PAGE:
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MEL Highlights May 2010

Highlights from the Manufacturing
Engineering Laboratory, May 2010
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Programmatic/Technical Accomplishments

Effects of Friction on AFM Cantilever Calibration

It has long been recognized that the angular deflection of an atomic force microscope (AFM) cantilever under "normal" loading conditions can be profoundly influenced by the friction between the tip and the surface. In a paper appearing in a recent issue of the Journal of Applied Physics, MEL researchers Jon Pratt and Gordon Shaw teamed with colleagues from the University of Florida and Worcester Polytechnic Institute to accurately model and quantify this effect. The results will not only improve the quantitative testing of micro- and nanomechanical components by leading to more accurate calibration of forces measured using AFM, but also provide nanotribologists access to information about contact friction from normal force curves, yielding a simpler approach to obtaining this information. A key finding of the study was that a remarkably quantifiable hysteresis occurs in the slope of loading curves whenever the normal flexural stiffness of the AFM cantilever is greater than that of the sample. This situation arises naturally in cantilever-on-cantilever calibration, but also when trying to measure the stiffness of nanomechanical devices or test structures, or when probing any type of surface or structure that is much more compliant along the surface normal than in transverse directions. Expressions and techniques for evaluating the coefficient of sliding friction between the cantilever tip and sample from normal force curves, as well as relations for determining the stiffness of a mechanically compliant specimen were presented in the paper and are currently being considered for inclusion in a new ISO standard. The model is experimentally supported by the results of cantilever-on-cantilever spring constant calibrations. The cantilever spring constants determined here agree with the values determined using the NIST electrostatic force balance (EFB) within the limits of the largest uncertainty component, which had a relative value of less than 2.5%. A copy of the full paper Quantitative assessment of sample stiffness and sliding friction from force curves in atomic force microscopy ( J. Appl. Phys. 107, 044305 (2010); doi:10.1063/1.3284957 (6 pages))can be found at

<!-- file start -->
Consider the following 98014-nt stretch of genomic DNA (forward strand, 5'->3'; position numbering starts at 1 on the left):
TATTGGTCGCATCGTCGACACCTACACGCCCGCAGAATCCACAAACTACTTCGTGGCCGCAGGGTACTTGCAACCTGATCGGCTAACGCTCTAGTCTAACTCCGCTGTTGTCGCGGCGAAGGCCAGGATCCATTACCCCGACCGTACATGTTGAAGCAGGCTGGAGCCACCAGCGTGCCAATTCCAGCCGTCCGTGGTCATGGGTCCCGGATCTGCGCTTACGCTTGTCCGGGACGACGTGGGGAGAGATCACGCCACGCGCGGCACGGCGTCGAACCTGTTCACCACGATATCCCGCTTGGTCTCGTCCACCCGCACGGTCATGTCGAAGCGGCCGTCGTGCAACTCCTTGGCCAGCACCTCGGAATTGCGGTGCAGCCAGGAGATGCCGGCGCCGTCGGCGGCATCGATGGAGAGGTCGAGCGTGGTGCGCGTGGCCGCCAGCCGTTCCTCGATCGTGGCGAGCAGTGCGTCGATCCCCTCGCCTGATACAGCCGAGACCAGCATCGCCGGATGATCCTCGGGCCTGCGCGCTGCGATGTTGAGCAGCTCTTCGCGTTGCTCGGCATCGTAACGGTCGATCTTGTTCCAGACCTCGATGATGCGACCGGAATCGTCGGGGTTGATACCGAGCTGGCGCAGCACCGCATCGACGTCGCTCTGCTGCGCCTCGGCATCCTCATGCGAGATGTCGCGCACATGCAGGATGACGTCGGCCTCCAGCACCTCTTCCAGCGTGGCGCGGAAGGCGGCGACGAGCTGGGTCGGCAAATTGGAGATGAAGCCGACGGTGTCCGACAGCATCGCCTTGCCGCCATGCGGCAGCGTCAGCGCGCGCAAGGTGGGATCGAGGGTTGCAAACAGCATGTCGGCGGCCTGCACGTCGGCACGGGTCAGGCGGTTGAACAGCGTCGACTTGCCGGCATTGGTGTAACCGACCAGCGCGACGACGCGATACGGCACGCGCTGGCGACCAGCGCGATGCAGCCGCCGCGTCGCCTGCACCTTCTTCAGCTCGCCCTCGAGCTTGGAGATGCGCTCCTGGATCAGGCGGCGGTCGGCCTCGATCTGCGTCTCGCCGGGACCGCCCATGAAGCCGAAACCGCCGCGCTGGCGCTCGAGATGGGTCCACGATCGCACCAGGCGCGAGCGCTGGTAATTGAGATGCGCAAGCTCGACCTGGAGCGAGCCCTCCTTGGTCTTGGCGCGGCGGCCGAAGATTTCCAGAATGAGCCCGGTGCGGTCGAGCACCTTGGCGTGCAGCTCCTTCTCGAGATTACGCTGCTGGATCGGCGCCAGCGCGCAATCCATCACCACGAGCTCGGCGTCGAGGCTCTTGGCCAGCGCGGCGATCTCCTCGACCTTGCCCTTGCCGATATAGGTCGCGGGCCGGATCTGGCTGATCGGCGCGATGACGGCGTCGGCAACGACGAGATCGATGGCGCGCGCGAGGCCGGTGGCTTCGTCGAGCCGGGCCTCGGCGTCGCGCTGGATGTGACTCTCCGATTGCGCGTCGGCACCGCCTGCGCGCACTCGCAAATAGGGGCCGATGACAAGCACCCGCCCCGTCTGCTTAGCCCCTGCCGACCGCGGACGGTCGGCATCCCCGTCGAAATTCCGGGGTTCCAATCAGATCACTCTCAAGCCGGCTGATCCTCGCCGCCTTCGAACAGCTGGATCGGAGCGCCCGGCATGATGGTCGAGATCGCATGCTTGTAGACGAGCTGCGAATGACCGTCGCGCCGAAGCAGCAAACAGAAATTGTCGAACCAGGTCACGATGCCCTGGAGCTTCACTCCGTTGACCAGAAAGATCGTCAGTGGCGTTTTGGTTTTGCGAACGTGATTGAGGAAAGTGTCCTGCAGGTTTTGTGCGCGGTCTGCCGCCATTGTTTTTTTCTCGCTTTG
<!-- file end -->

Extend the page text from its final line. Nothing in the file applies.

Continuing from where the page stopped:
Contact: Jon Pratt, (301) 975-5470

Improved Stability of Magnetic Suspension Technique for Mass Comparisons

MEL researchers in the Mass and Force Group have improved the stability of the magnetic suspension technique that will be used to "connect" a mass artifact in air to a high precision mass balance that is in vacuum to provide a direct comparison between masses in two different pressure environments. This will be important for transferring an "electronic kilogram" realized in vacuum to real-world mass artifacts that are used in air. The stability for suspension (magnetic coupling) of a 1 kg artifact plus its carriage (total of 1.5 kg) has been improved to 1 mg or better in a proof-of-concept system that uses a mass balance that is limited to a resolution of 1 mg. Suspension in this system is sustained using a high quality magnetic flux sensor as a feedback element in a servo loop that measures the suspending magnetic field. To improve the stability of the magnetic suspension, recent experiments have focused on the influence of magnetic pole shape and the vertical position of the magnetic flux sensor in the suspension field. Promising results have been obtained with disk-shaped soft iron poles. Including a 1 kg test mass and its suspension hardware, we have successfully magnetically suspended nearly 3 kg of mass. Suspension stability is very sensitive to the vertical position of the magnetic flux sensor, and we have found that placing the sensor as close as possible to the suspended mass improves the ease of achieving magnetic suspension and the stability of the suspended position at equilibrium. These improvements will be incorporated when the suspension apparatus is interfaced to a high precision mass balance, and the entire experiment is transferred to a large vacuum chamber. The new balance has a resolution of 10 µg, which is sufficient to resolve the experiment's target stability of 20 µg.